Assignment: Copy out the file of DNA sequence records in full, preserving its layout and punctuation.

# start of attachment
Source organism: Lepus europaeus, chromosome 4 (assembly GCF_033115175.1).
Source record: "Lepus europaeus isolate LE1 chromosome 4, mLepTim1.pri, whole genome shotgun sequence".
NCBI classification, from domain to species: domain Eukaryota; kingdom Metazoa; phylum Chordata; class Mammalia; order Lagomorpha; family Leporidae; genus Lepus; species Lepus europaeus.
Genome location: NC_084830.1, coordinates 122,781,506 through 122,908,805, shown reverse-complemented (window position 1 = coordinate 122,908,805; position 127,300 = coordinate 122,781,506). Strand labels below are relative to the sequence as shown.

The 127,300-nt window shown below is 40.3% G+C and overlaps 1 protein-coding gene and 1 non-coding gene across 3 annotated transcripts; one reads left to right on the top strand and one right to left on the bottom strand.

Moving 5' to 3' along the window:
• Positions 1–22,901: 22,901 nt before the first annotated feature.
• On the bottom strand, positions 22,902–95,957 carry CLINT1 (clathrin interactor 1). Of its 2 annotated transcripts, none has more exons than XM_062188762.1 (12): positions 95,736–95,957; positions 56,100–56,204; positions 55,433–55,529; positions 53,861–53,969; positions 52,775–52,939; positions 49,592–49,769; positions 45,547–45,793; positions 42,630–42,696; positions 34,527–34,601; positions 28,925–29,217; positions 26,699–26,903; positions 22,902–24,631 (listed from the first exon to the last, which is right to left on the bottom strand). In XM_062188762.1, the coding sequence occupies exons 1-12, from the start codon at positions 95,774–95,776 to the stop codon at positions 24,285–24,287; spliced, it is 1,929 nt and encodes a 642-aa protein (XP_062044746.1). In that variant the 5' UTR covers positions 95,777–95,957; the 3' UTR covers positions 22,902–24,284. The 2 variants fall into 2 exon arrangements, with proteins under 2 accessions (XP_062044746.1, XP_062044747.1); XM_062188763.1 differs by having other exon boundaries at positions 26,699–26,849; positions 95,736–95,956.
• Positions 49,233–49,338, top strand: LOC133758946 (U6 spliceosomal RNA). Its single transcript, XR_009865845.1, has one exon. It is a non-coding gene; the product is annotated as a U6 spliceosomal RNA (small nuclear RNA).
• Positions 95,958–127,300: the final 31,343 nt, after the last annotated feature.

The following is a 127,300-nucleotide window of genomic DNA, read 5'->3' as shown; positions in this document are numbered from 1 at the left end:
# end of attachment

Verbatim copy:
Source organism: Lepus europaeus, chromosome 4 (assembly GCF_033115175.1).
Source record: "Lepus europaeus isolate LE1 chromosome 4, mLepTim1.pri, whole genome shotgun sequence".
NCBI classification, from domain to species: domain Eukaryota; kingdom Metazoa; phylum Chordata; class Mammalia; order Lagomorpha; family Leporidae; genus Lepus; species Lepus europaeus.
Genome location: NC_084830.1, coordinates 122,781,506 through 122,908,805, shown reverse-complemented (window position 1 = coordinate 122,908,805; position 127,300 = coordinate 122,781,506). Strand labels below are relative to the sequence as shown.

The 127,300-nt window shown below is 40.3% G+C and overlaps 1 protein-coding gene and 1 non-coding gene across 3 annotated transcripts; one reads left to right on the top strand and one right to left on the bottom strand.

Moving 5' to 3' along the window:
• Positions 1–22,901: 22,901 nt before the first annotated feature.
• On the bottom strand, positions 22,902–95,957 carry CLINT1 (clathrin interactor 1). Of its 2 annotated transcripts, none has more exons than XM_062188762.1 (12): positions 95,736–95,957; positions 56,100–56,204; positions 55,433–55,529; positions 53,861–53,969; positions 52,775–52,939; positions 49,592–49,769; positions 45,547–45,793; positions 42,630–42,696; positions 34,527–34,601; positions 28,925–29,217; positions 26,699–26,903; positions 22,902–24,631 (listed from the first exon to the last, which is right to left on the bottom strand). In XM_062188762.1, the coding sequence occupies exons 1-12, from the start codon at positions 95,774–95,776 to the stop codon at positions 24,285–24,287; spliced, it is 1,929 nt and encodes a 642-aa protein (XP_062044746.1). In that variant the 5' UTR covers positions 95,777–95,957; the 3' UTR covers positions 22,902–24,284. The 2 variants fall into 2 exon arrangements, with proteins under 2 accessions (XP_062044746.1, XP_062044747.1); XM_062188763.1 differs by having other exon boundaries at positions 26,699–26,849; positions 95,736–95,956.
• Positions 49,233–49,338, top strand: LOC133758946 (U6 spliceosomal RNA). Its single transcript, XR_009865845.1, has one exon. It is a non-coding gene; the product is annotated as a U6 spliceosomal RNA (small nuclear RNA).
• Positions 95,958–127,300: the final 31,343 nt, after the last annotated feature.

The following is a 127,300-nucleotide window of genomic DNA, read 5'->3' as shown; positions in this document are numbered from 1 at the left end: